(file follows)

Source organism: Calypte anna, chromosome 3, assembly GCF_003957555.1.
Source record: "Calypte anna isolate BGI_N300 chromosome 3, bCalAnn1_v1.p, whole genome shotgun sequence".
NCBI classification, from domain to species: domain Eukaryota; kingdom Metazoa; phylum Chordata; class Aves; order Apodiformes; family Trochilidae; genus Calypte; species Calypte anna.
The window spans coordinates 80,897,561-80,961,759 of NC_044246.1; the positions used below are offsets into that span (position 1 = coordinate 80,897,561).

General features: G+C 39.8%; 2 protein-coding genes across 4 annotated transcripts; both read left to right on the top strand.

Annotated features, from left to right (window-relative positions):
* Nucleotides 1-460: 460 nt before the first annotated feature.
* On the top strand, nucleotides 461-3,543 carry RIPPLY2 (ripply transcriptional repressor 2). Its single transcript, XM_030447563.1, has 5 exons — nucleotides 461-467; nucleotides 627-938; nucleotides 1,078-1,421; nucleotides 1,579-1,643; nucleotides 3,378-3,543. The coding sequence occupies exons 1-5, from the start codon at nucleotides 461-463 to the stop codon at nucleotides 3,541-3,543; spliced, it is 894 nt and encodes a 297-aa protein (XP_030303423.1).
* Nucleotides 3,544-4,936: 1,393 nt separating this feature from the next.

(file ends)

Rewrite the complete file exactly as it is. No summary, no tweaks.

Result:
Source organism: Calypte anna, chromosome 3, assembly GCF_003957555.1.
Source record: "Calypte anna isolate BGI_N300 chromosome 3, bCalAnn1_v1.p, whole genome shotgun sequence".
NCBI classification, from domain to species: domain Eukaryota; kingdom Metazoa; phylum Chordata; class Aves; order Apodiformes; family Trochilidae; genus Calypte; species Calypte anna.
The window spans coordinates 80,897,561-80,961,759 of NC_044246.1; the positions used below are offsets into that span (position 1 = coordinate 80,897,561).

General features: G+C 39.8%; 2 protein-coding genes across 4 annotated transcripts; both read left to right on the top strand.

Annotated features, from left to right (window-relative positions):
* Nucleotides 1-460: 460 nt before the first annotated feature.
* On the top strand, nucleotides 461-3,543 carry RIPPLY2 (ripply transcriptional repressor 2). Its single transcript, XM_030447563.1, has 5 exons — nucleotides 461-467; nucleotides 627-938; nucleotides 1,078-1,421; nucleotides 1,579-1,643; nucleotides 3,378-3,543. The coding sequence occupies exons 1-5, from the start codon at nucleotides 461-463 to the stop codon at nucleotides 3,541-3,543; spliced, it is 894 nt and encodes a 297-aa protein (XP_030303423.1).
* Nucleotides 3,544-4,936: 1,393 nt separating this feature from the next.